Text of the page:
The union representing the pilots stated that the contract with United encompasses unprecedented raises and enhancements in employment terms, sick leave, holiday duration, and retirement perks. United employs approximately 16,000 pilots.

This contract is set to be in effect until September 30, 2027.

 

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United Pilots Ratify New Contract Worth $10 Billion

September 29, 2023

CHICAGO — United Airlines’ pilots have approved a new four-year agreement valued at over $10 billion, as stated by their union.

Previously, the union mentioned that this agreement would lead to a pay increase of up to 40% throughout the four years.

On Friday, the Air Line Pilots Association disclosed that 82% of participating pilots voted in favor of the new terms.

Garth Thompson, the head of the union’s United faction, described it as a pioneering contract that “delivers considerable advantages to our pilots.”

United follows Delta Air Lines and American Airlines in securing new pilot contracts, mitigating tensions with a crucial labor faction, and ensuring the airline can attract critical staff in a tight labor market. Pilots at Southwest Airlines, represented by a different union, and flight attendants at various airlines are still in the negotiation phase.

The union representing the pilots stated that the contract with United encompasses unprecedented raises and enhancements in employment terms, sick leave, holiday duration, and retirement perks. United employs approximately 16,000 pilots.

This contract is set to be in effect until September 30, 2027.

 

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United Airlines’ Denver Hiring Spree Draws Hundreds from Guam

United Airlines’ Denver Hiring Spree Draws Hundreds from Guam

United Airlines’ Denver Hiring Spree Draws Hundreds from Guam

IAM141.org

United Airlines officials announced today that 460 residents of Guam have relocated to Denver after accepting positions as ramp agents, following a 2-day job fair held on the island in January.

The move follows months of efforts by the airline to fill vacancies and hire new agents for a planned expansion in Denver, which is planned to eventually add about 1,800 new workers. About 2,600 Guam residents applied for the jobs, with 460 making it through the highly-specialized hiring process.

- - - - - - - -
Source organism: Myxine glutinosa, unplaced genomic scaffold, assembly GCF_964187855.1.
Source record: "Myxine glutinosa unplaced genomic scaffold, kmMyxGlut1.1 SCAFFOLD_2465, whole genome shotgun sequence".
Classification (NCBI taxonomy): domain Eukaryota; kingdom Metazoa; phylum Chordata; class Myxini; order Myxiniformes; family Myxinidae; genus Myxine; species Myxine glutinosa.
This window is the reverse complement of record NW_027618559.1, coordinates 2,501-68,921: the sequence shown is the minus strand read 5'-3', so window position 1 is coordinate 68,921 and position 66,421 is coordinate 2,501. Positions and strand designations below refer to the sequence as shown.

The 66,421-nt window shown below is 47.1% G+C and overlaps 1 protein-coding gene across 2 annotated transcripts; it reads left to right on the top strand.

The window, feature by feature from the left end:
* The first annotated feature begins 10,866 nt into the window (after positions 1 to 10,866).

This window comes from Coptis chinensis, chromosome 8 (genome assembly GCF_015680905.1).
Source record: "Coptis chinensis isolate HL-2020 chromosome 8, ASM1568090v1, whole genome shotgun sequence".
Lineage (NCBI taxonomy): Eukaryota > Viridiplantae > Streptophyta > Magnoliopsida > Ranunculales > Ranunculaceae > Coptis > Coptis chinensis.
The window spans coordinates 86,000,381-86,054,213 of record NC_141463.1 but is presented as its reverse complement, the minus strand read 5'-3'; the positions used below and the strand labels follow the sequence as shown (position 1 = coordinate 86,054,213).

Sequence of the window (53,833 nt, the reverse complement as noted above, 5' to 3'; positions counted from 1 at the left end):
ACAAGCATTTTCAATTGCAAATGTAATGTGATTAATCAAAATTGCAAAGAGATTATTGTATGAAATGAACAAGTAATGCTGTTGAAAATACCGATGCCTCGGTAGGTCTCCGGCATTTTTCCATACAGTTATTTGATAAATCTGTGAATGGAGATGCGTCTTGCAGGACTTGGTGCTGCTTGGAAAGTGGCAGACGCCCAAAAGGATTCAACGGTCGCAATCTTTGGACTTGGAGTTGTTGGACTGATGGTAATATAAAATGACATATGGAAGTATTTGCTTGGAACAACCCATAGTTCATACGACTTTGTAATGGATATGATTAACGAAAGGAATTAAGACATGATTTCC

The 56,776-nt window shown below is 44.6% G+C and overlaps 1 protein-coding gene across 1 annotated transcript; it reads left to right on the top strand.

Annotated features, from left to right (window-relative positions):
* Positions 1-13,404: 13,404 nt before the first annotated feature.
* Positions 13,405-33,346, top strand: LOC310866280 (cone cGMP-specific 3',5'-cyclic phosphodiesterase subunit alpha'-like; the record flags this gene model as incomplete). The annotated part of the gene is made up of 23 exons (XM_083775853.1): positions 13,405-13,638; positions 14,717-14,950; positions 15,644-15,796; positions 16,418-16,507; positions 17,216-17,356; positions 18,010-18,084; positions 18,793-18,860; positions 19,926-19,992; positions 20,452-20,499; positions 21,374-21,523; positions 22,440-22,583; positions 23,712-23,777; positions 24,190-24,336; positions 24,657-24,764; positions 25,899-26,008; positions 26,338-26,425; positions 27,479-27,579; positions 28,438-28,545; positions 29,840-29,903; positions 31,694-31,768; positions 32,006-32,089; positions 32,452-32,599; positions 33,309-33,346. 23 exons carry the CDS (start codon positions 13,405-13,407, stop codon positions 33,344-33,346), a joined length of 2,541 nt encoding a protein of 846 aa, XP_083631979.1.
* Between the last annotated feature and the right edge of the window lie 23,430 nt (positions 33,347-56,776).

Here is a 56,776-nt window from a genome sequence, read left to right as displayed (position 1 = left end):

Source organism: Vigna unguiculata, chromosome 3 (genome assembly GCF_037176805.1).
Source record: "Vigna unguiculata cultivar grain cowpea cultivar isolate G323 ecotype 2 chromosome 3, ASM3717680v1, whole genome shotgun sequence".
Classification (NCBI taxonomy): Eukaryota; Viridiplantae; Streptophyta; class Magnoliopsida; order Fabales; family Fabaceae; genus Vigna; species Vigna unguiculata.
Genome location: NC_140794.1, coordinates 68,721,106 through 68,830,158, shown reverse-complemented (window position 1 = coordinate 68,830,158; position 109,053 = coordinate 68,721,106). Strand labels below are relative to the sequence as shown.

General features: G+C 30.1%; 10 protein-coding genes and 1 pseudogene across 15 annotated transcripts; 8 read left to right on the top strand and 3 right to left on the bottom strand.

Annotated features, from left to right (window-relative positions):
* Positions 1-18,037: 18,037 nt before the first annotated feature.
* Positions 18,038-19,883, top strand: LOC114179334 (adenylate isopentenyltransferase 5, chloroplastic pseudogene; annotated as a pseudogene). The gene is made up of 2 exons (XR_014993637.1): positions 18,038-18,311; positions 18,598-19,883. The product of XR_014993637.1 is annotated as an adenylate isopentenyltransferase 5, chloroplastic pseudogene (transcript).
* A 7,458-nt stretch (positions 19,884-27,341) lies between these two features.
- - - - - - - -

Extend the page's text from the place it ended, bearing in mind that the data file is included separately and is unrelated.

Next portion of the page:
Entry-level wages in the Denver area start at around $20 an hour, with the union-negotiated payscales topping out at about $90,000 a year. Despite the high pay and union-protected job security, United has struggled to find new hires to work at Denver International. Efforts to find new workers have involved moving bonuses ranging well into the thousands of dollars.

Recently, United Airlines CFO Gerry Laderman dismissed speculation that the carrier could move its Headquarters from Chicago to Denver despite its recent purchase of over 100 acres of land near Denver International Airport.

Laderman was asked about the possible move at a September 6 investment conference.

“There are no imminent plans for that,” Laderman told the TD Cowen 16th annual Global Transportation Conference investors. “We have a long-term lease at the Willis Tower, our Headquarters. We’ve been there for decades in Chicago.”

The carrier recently purchased over 100 acres near Denver International Airport as part of a multi-million dollar expansion in the region, which includes a renewed presence at Colorado Springs. The investments led to some media speculation that the airline was considering relocating its Headquarters to the Denver area.

Laderman compared Denver to Houston, the home of former Continental Airlines, until the airline’s 2010 merger with United Airlines. “It’s fair to say Denver is like Houston. “We have a lot of facilities in Houston, and our in-flight training center’s there,” he said. “We have all sorts of operations there,” he continued. “Denver’s the same way.”

“We’ve outgrown it,” he said. “So one of the first things we’ll do with that new space we have is we have now a location to be able to expand the flight training center. And then over the years, we’ll find other opportunities.”

The idea that United might be interested in relocating to Denver is plausible; the land purchase was just the most recent action fueling such speculation. Denver is the second-busiest hub in United’s system, ranking right behind Houston’s IAH.

Denver rarely sees the types of stormy weather found in Chicago or Houston, where severe weather is a near-constant concern. Annually, Denver sees an average of 300 days of sunshine. Its position in the center of the United States would also give the carrier a Headquarters located about the same distance from its primary hubs, including San Francisco, Newark, Houston, and Chicago.

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United Airlines’ Denver Hiring Spree Draws Hundreds from Guam

September 8, 2023

United Airlines officials announced today that 460 residents of Guam have relocated to Denver after accepting positions as ramp agents, following a 2-day job fair held on the island in January.

The move follows months of efforts by the airline to fill vacancies and hire new agents for a planned expansion in Denver, which is planned to eventually add about 1,800 new workers. About 2,600 Guam residents applied for the jobs, with 460 making it through the highly-specialized hiring process.